Oliver, R. L. (1980). Theoretical bases of consumer satisfaction research: review, critique, and future directions. In: Lamb Jr., C. W.; Dunne, P. M. Theoretical developments in marketing. Chicago, IL : American Marketing Association, 1980, p. 206-210.

Parasuraman, A., Zeithaml, V. A., & Berry, L. L. (1985). A conceptual model of service quality and its implications for future research. Journal of Marketing, 49, 41-50.

Parasuraman, A., Zeithaml, V. A., & Berry, L. L. (1988). Servqual: a multiple-item scale for measuring consumer perceptions of service quality. Journal of Retailing, 64, 12-40.

Parasuraman, A., Zeithaml, V. A., & Berry, L. L. (1994a). Reassessment of expectations as a comparison standard in measuring service quality: implications for further research. Journal of marketing, 58, 111-124.

Parasuraman, A., Zeithaml, V. A., & Berry, L. L. (1994b). Alternative scales for measuring service quality: a comparative assessment bases on psychometric and diagnostic criteria. Journal of retailing, 70, 201-230.

(17)

ISSN: 2306-9007 Alves, Reis, Condé, Silva & De Lara (2019) 52

I

www.irmbrjournal.com March 2019

I

nternational

R

eview of

M

anagement and

B

usiness

R

esearch

Vol. 8 Issue.1

R

M

B

R

Recommendation ITU-T Rec. G.1000 (2001). Communications quality of service: a framework and definitions.

Recommendation ITU-T Rec. P.10/G.100 (2007). Vocabulary for performance, quality of service:

Amendment 1: new appendix I – definition of quality of experience (QoE).

Recommendation ITU-T Rec. P.10/G.100 (2017). Vocabulary for performance, quality of service and quality of experience.

Rodrigues, A. C. M. (2000). Qualidade de serviços e satisfação do consumidor: aspectos conceituais distintos. In Encontro da ANPAD-ENANPAD, 24º, Florianópolis. Anais. Rio de Janeiro: ANPAD, set, cd-rom. (Quality of services and consumer satisfaction: different conceptual aspects)

Rosa, F. (2001). Canais de Atendimento Eletrônico e Satisfação, Retenção e Rentabilidade de Clientes em Bancos. Tese de doutorado. São Paulo: Universidade de São Paulo. (Channels of Electronic Customer Service and Customer Satisfaction, Retention and Profitability in Banks. Doctoral thesis).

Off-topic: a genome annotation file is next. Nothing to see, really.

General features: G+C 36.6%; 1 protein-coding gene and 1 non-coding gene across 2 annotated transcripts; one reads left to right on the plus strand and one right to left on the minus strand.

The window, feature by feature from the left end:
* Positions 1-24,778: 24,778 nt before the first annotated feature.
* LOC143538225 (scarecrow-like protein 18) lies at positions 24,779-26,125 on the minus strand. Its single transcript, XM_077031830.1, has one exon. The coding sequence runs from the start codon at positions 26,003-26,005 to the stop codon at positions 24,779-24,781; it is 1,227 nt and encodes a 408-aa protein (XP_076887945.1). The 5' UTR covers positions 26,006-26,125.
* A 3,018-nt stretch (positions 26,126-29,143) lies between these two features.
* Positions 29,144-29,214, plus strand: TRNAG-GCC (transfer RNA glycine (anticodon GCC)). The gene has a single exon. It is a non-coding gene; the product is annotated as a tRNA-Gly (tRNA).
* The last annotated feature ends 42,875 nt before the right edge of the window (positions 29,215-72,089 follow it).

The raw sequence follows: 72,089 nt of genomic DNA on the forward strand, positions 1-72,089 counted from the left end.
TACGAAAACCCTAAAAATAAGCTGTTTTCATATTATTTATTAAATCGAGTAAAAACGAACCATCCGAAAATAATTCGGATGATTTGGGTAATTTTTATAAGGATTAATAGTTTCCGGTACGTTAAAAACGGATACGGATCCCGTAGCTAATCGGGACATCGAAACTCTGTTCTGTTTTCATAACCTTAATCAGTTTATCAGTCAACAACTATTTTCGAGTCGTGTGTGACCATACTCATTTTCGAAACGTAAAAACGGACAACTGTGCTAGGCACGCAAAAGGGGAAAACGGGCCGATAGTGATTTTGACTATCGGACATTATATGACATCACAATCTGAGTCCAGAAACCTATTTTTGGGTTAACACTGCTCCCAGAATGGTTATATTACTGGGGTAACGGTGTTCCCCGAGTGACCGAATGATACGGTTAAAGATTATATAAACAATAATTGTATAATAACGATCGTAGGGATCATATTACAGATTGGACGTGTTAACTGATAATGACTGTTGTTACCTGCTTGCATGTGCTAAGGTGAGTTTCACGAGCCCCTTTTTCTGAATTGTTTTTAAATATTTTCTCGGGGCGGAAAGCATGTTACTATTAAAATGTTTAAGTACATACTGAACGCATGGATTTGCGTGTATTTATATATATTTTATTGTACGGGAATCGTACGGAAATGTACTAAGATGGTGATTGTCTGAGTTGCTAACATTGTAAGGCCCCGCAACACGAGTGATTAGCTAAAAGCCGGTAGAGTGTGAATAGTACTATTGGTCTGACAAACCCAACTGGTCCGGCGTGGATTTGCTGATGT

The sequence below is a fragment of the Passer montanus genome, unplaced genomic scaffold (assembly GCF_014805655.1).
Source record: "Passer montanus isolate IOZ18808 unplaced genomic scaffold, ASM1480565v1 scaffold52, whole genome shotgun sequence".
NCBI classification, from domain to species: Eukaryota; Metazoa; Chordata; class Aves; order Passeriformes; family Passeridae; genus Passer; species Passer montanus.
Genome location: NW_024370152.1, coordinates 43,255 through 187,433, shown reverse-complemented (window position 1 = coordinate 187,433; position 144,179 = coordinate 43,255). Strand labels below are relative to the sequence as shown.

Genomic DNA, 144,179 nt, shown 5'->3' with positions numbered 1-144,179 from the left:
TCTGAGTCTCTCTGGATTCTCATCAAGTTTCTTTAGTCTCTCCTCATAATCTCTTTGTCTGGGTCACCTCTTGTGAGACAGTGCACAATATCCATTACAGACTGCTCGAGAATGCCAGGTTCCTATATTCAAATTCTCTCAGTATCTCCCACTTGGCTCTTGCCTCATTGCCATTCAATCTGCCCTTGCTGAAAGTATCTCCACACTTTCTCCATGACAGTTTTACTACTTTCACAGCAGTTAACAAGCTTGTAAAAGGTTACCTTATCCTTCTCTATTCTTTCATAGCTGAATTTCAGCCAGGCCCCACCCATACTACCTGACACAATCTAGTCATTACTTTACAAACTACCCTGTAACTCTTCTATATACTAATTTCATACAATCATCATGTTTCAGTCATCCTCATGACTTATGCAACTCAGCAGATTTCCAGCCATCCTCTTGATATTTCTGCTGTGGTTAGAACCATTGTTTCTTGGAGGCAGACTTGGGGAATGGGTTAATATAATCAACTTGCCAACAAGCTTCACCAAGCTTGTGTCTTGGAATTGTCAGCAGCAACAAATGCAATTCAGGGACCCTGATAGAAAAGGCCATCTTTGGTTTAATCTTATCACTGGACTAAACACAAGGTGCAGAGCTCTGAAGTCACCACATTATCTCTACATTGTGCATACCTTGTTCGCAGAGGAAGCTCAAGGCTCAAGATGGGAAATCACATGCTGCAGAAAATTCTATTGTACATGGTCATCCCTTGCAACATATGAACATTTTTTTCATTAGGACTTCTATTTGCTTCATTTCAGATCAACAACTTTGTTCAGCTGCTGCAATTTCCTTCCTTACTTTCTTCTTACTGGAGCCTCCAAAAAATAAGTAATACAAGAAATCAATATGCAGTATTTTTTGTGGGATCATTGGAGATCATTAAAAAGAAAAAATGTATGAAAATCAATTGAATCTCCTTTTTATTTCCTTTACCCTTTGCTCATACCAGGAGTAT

Schwartz, B. (2004). The paradox of choice: Why more is less (1st ed.). New York: Harper Collins. 265p Seufert, M., Egger, S., Slanina, M., Zinner, T., Hoßfeld, T., & Tran-Gia, P.(2014). A Survey on Quality of Solomon, M. R. (2018). Consumer Behavior: Buying, Having and Being . Person Educational. 624p Springer, Cham.

Taylor, S. A., & Baker, T. L. (1994). An assessment of the relationship between service quality and customer satisfaction in the formation of consumers purchase intentions. Journal of retailing, 70, 163-178.

Tears, R. K. (1993). Expectations, performance, evaluation and consumer: perceptions of quality. Journal of marketing, 57, 18-34.

Tears, R. K. (1994). Expectations as a comparison standard in measuring service quality: an assessment of a reassessment. Journal of marketing, 58, January,132-139.

Unión Internacional de Telecomunicaciones – UIT (2015). Marco legal reglamentario e investigación sobre el comportamiento de los consumidores de los servicios de telecomunicaciones en América

Latina. Ginebra: UIT. In

https://www.itu.int/en/ITU-D/Regional-Presence/Americas/Documents/PBLCTNS/Bhvr-Cnsmr-Telco-SP.pdf . Vroom, V. H. (1964). Work and Motivation. New York: Wiley.

Figure

Table 1. QoE Subjective Metrics  Features

Table 1.

QoE Subjective Metrics Features. View in document p.8
Download now (17 pages)